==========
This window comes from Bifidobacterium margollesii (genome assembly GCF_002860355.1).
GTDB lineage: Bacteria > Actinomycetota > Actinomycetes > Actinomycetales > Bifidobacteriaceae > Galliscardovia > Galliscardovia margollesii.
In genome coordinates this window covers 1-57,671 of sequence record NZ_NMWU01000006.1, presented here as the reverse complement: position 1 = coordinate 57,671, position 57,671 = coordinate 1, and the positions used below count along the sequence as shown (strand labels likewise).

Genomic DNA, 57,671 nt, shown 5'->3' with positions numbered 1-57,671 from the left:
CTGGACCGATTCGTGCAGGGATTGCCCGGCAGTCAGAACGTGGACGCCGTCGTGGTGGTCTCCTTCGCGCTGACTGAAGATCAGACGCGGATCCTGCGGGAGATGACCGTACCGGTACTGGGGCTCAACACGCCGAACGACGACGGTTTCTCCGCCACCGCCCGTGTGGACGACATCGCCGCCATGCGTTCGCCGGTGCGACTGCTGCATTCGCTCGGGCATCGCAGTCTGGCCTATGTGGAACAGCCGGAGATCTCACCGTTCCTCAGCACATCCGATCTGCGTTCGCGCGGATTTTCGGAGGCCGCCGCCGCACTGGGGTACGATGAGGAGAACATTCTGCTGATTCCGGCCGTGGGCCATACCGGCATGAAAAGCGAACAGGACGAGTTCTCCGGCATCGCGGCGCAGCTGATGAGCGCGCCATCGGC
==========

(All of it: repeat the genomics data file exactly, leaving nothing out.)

This window comes from Bifidobacterium margollesii (genome assembly GCF_002860355.1).
GTDB lineage: Bacteria > Actinomycetota > Actinomycetes > Actinomycetales > Bifidobacteriaceae > Galliscardovia > Galliscardovia margollesii.
In genome coordinates this window covers 1-57,671 of sequence record NZ_NMWU01000006.1, presented here as the reverse complement: position 1 = coordinate 57,671, position 57,671 = coordinate 1, and the positions used below count along the sequence as shown (strand labels likewise).

Genomic DNA, 57,671 nt, shown 5'->3' with positions numbered 1-57,671 from the left:
CTGGACCGATTCGTGCAGGGATTGCCCGGCAGTCAGAACGTGGACGCCGTCGTGGTGGTCTCCTTCGCGCTGACTGAAGATCAGACGCGGATCCTGCGGGAGATGACCGTACCGGTACTGGGGCTCAACACGCCGAACGACGACGGTTTCTCCGCCACCGCCCGTGTGGACGACATCGCCGCCATGCGTTCGCCGGTGCGACTGCTGCATTCGCTCGGGCATCGCAGTCTGGCCTATGTGGAACAGCCGGAGATCTCACCGTTCCTCAGCACATCCGATCTGCGTTCGCGCGGATTTTCGGAGGCCGCCGCCGCACTGGGGTACGATGAGGAGAACATTCTGCTGATTCCGGCCGTGGGCCATACCGGCATGAAAAGCGAACAGGACGAGTTCTCCGGCATCGCGGCGCAGCTGATGAGCGCGCCATCGGC